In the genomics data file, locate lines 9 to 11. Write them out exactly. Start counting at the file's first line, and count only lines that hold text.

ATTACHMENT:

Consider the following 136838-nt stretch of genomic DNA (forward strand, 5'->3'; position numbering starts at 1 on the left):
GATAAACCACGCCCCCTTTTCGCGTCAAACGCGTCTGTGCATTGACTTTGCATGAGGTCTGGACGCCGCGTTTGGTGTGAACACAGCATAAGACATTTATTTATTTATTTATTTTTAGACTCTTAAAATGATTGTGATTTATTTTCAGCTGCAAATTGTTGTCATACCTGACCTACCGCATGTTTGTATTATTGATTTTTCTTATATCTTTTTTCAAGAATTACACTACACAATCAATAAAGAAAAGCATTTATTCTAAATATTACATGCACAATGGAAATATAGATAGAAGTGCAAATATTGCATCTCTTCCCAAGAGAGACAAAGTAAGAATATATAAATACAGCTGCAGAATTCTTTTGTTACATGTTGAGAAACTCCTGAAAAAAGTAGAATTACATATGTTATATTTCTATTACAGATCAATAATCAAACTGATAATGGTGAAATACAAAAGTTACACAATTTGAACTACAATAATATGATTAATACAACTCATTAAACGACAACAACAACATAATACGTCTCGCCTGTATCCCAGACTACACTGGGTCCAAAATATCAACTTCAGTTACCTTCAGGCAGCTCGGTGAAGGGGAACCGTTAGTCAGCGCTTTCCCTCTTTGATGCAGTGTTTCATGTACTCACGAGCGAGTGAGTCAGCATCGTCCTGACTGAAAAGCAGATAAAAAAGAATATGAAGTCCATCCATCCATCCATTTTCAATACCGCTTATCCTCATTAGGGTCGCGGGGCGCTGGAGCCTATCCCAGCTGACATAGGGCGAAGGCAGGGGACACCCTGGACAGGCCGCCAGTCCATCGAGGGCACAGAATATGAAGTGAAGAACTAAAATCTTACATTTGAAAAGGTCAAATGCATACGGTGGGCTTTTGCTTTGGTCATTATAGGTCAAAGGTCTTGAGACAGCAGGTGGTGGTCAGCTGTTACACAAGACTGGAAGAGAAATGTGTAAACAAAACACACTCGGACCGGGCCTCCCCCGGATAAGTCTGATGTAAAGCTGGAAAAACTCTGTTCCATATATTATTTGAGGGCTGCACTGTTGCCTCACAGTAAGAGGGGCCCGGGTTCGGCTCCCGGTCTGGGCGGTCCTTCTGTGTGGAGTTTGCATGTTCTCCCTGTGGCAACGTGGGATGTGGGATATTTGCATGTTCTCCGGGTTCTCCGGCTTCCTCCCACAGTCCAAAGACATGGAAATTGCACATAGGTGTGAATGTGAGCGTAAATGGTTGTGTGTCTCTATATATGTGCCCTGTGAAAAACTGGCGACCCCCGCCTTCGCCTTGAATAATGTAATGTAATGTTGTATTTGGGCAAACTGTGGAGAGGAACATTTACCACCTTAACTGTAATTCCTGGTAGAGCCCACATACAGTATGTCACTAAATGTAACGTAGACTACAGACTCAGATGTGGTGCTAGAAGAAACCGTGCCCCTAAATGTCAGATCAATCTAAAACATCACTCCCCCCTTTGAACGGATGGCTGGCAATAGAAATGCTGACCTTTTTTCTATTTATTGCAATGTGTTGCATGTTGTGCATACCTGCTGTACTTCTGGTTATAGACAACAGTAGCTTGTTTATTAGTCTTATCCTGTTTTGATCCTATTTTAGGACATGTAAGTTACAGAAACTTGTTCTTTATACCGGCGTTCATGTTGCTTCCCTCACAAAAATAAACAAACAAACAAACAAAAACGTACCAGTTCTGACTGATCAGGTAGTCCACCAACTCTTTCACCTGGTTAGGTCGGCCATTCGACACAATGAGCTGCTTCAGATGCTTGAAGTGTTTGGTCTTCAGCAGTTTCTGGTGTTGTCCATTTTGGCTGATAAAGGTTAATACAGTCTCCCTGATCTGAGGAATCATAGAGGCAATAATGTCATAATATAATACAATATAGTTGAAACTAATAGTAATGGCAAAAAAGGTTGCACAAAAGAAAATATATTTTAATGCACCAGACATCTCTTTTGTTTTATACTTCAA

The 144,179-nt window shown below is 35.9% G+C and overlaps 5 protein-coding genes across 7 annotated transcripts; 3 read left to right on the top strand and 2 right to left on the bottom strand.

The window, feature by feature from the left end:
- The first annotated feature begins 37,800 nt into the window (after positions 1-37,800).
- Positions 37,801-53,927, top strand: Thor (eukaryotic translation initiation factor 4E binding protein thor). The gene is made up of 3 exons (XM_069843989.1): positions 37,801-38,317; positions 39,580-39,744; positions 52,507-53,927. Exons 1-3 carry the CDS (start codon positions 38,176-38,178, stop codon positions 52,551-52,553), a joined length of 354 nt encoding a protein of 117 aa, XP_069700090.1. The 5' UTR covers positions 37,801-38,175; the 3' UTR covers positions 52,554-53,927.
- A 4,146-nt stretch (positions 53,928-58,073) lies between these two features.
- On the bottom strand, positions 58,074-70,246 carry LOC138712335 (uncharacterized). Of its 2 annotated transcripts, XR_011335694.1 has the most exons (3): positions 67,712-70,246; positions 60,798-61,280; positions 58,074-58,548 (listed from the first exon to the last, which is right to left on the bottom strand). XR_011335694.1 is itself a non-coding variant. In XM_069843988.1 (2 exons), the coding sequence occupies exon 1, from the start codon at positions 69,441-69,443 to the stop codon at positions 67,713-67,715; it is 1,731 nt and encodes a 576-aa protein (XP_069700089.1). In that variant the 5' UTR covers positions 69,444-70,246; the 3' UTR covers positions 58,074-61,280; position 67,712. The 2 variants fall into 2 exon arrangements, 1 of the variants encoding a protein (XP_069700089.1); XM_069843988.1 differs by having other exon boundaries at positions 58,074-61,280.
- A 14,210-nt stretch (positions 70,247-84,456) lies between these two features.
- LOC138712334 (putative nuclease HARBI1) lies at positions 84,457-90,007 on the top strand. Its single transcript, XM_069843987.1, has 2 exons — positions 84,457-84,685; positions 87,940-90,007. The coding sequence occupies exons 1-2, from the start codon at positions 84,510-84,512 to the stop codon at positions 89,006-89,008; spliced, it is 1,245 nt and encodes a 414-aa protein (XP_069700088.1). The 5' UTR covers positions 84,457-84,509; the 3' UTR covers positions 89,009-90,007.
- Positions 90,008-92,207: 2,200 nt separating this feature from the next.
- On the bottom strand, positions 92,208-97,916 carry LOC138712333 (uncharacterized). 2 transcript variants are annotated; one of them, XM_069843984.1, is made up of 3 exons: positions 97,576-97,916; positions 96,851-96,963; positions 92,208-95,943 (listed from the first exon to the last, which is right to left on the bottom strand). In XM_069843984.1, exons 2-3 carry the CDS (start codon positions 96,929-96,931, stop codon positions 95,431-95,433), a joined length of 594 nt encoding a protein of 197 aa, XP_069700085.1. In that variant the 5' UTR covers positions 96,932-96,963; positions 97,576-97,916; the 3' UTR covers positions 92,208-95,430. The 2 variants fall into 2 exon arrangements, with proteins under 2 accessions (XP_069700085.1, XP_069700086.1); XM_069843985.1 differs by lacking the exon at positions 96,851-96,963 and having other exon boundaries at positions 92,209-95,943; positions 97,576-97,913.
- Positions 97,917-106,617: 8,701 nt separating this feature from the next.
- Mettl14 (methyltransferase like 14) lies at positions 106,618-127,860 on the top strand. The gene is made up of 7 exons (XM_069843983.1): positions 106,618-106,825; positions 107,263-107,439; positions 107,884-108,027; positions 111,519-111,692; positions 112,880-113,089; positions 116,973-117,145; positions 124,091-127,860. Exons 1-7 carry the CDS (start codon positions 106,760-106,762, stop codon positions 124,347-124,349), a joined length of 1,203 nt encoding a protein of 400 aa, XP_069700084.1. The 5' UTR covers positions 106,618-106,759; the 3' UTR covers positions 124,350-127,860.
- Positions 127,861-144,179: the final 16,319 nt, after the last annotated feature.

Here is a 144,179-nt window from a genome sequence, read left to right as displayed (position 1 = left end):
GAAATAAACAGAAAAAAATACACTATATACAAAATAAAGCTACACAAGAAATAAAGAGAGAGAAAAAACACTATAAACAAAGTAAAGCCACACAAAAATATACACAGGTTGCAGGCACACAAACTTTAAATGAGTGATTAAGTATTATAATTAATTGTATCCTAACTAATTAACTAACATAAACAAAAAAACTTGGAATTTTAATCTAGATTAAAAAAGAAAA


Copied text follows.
- A 14,210-nt stretch (positions 70,247-84,456) lies between these two features.
- LOC138712334 (putative nuclease HARBI1) lies at positions 84,457-90,007 on the top strand. Its single transcript, XM_069843987.1, has 2 exons — positions 84,457-84,685; positions 87,940-90,007. The coding sequence occupies exons 1-2, from the start codon at positions 84,510-84,512 to the stop codon at positions 89,006-89,008; spliced, it is 1,245 nt and encodes a 414-aa protein (XP_069700088.1). The 5' UTR covers positions 84,457-84,509; the 3' UTR covers positions 89,009-90,007.
- Positions 90,008-92,207: 2,200 nt separating this feature from the next.